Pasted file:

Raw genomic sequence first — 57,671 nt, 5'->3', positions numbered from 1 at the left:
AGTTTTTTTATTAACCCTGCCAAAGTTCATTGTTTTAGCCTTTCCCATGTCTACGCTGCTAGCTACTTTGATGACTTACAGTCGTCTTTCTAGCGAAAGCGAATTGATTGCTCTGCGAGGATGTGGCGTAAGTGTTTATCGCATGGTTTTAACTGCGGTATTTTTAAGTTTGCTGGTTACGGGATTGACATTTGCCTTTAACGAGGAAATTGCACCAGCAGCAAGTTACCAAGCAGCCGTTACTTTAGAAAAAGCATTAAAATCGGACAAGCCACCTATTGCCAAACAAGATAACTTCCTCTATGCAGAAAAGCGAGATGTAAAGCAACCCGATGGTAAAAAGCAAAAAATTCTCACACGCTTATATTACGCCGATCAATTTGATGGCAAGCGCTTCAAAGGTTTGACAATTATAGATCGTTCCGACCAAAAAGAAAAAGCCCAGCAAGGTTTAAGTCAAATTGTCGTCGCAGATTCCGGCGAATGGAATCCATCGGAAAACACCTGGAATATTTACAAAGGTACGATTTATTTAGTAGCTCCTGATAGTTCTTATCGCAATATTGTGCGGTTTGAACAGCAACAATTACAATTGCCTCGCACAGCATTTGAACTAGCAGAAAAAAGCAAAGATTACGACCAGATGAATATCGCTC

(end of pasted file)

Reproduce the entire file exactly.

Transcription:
Raw genomic sequence first — 57,671 nt, 5'->3', positions numbered from 1 at the left:
AGTTTTTTTATTAACCCTGCCAAAGTTCATTGTTTTAGCCTTTCCCATGTCTACGCTGCTAGCTACTTTGATGACTTACAGTCGTCTTTCTAGCGAAAGCGAATTGATTGCTCTGCGAGGATGTGGCGTAAGTGTTTATCGCATGGTTTTAACTGCGGTATTTTTAAGTTTGCTGGTTACGGGATTGACATTTGCCTTTAACGAGGAAATTGCACCAGCAGCAAGTTACCAAGCAGCCGTTACTTTAGAAAAAGCATTAAAATCGGACAAGCCACCTATTGCCAAACAAGATAACTTCCTCTATGCAGAAAAGCGAGATGTAAAGCAACCCGATGGTAAAAAGCAAAAAATTCTCACACGCTTATATTACGCCGATCAATTTGATGGCAAGCGCTTCAAAGGTTTGACAATTATAGATCGTTCCGACCAAAAAGAAAAAGCCCAGCAAGGTTTAAGTCAAATTGTCGTCGCAGATTCCGGCGAATGGAATCCATCGGAAAACACCTGGAATATTTACAAAGGTACGATTTATTTAGTAGCTCCTGATAGTTCTTATCGCAATATTGTGCGGTTTGAACAGCAACAATTACAATTGCCTCGCACAGCATTTGAACTAGCAGAAAAAAGCAAAGATTACGACCAGATGAATATCGCTC